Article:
Investors are holding their breath as the G20 meeting starts in Osaka today. The most expected event of the summit is Trump – Xi meeting, scheduled for 11.30am local time on Saturday. The ongoing tension between the US and China is certainly more than just a simple trade war. Therefore, it will probably take more than this week’s meeting to agree on all aspects at stake. The US Treasury Secretary Mnuchin has recently stated that the countries were ‘about 90% of the way’ to seal a deal, adding ‘there’s a path to complete this’. Although the chances of seeing a trade deal by the end of this weekend remain low, investors will be chasing any progress that could hint at an eventual resolution for the year-old trade dispute.
The US stocks were better bid in New York. The S&P500 gained 0.38% on Thursday, Nasdaq added 0.73%, while the Dow closed flat.
Asian equities didn’t follow up on the US gains. Hong Kong and Japanese stocks edged lower on Friday. Shanghai’s Composite (-0.88%) led losses, as Australia’s ASX fell 0.46%. The S&P500 and the Nasdaq futures traded flat-to-negative in Asia, while Dow futures (+0.18%) were better bid. FTSE and DAX futures remained flat.
Gold rallied to $1425 as investors moved capital to a safe harbour to avoid being caught in a renewed storm after Trump – Xi meeting this Saturday. The precious metal is set to end the week on an upbeat note.
Japanese yen and Swiss franc recorded the biggest advance versus the greenback in Tokyo. Japan’s industrial production expanded by a surprise 2.3% m-o-m in May, according to the preliminary data, versus 0.7% expected by analysts and 0.6% printed a month earlier. The strong production data further eased the dovish expectations regarding the Bank of Japan’s (BoJ) monetary policy. The USDJPY slipped below the 108.00 mark again.
The surge in Swiss franc was a bit more surprising, however, given the rising political shenanigans between Switzerland and the European Union. Swiss stocks will be banned from European trading from Monday, as a result of a political deadlock on a large pallet of discussions between the Confederation and its neighbours. The Swiss decision to halt the Swiss shares trading in EU came Thursday following the EU’s announcement that they have no reason to recognize the Swiss stock exchange beyond this month. The measure aims to prevent a sudden decline in liquidity that could create an undesired volatility for the domestic stock prices. This is certainly not the type of news that one would expect from a safe haven, but the franc traders seem to think otherwise.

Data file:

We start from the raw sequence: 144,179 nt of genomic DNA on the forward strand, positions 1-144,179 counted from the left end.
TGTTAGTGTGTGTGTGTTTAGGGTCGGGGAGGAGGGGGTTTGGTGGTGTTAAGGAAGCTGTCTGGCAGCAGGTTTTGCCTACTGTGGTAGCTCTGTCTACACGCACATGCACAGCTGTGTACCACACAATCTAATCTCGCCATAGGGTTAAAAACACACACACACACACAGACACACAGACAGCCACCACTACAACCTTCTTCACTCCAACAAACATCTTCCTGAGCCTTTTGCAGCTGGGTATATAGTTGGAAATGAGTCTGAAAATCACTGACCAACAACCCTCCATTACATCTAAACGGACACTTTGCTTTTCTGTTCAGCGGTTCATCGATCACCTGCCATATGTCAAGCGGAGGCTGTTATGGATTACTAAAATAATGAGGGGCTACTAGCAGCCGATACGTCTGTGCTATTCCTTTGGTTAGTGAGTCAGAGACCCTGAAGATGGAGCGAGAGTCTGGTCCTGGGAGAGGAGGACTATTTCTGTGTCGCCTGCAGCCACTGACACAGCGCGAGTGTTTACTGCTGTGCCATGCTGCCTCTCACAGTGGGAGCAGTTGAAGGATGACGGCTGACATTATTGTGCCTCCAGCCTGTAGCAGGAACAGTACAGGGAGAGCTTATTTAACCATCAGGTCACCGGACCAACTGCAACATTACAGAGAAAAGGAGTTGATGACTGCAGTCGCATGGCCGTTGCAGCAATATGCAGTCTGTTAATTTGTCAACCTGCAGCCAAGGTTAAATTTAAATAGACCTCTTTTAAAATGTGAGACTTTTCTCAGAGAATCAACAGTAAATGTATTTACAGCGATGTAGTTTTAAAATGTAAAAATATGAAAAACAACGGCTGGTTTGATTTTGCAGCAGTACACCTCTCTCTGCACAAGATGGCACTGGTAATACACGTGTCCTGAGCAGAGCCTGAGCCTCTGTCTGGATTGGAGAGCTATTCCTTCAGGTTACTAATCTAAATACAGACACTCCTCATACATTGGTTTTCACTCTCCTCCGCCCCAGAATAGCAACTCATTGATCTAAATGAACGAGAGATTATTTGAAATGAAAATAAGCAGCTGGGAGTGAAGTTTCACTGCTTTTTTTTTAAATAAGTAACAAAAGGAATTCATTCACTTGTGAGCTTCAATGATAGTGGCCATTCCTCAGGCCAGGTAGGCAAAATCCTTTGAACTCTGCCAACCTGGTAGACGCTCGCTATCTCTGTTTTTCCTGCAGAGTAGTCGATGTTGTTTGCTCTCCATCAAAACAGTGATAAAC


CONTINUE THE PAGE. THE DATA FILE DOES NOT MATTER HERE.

Elsewhere, the US dollar remained mixed against the G10 currencies.
The EURUSD remains bid above its 200-day moving average (1.1342), with trend and momentum indicators hinting at a slowdown in the recent positive momentum. Due today, the preliminary data could show improvement in Euro area’s core inflation in June. The core inflation is expected to have risen to 1.0% y-o-y from 0.8% printed a month earlier. A decent inflation read could cool down the EUR-doves and give a further support to the single currency against the greenback and the pound in crisis.
Cable traded capped by the 1.27 mark in Tokyo, as the GfK consumer confidence deteriorated more than expected in June. The market has been assessing a rising probability for a no-deal Brexit, since Boris Johnson leads the Conservative race to become the UK’s next Prime Minister. Nevertheless, today’s GDP data should confirm that the UK’s economy grew 0.5% in the first quarter. This sums up to a yearly growth of 1.8% by the end of Q1, the strongest since the last quarter of 2017. But the current account deficit in the first quarter may have risen to £32 billion from £23.7 billion printed earlier. A higher deficit is detrimental for the currency, because it means that there is an excess capital outflow compared to inflows. This being said, even a positive surprise on the data front may not suffice to outweigh the worries regarding the future due to the endless Brexit uncertainties.